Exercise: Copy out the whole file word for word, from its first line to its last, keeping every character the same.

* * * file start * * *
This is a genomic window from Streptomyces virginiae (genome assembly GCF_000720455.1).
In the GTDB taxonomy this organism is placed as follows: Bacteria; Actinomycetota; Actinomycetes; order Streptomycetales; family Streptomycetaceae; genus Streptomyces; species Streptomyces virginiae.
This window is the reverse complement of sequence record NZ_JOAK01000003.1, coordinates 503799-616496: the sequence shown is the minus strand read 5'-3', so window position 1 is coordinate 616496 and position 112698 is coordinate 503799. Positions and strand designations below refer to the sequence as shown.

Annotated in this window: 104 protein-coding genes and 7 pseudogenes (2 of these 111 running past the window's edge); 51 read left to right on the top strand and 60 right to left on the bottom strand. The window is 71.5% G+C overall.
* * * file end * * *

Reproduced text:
This is a genomic window from Streptomyces virginiae (genome assembly GCF_000720455.1).
In the GTDB taxonomy this organism is placed as follows: Bacteria; Actinomycetota; Actinomycetes; order Streptomycetales; family Streptomycetaceae; genus Streptomyces; species Streptomyces virginiae.
This window is the reverse complement of sequence record NZ_JOAK01000003.1, coordinates 503799-616496: the sequence shown is the minus strand read 5'-3', so window position 1 is coordinate 616496 and position 112698 is coordinate 503799. Positions and strand designations below refer to the sequence as shown.

Annotated in this window: 104 protein-coding genes and 7 pseudogenes (2 of these 111 running past the window's edge); 51 read left to right on the top strand and 60 right to left on the bottom strand. The window is 71.5% G+C overall.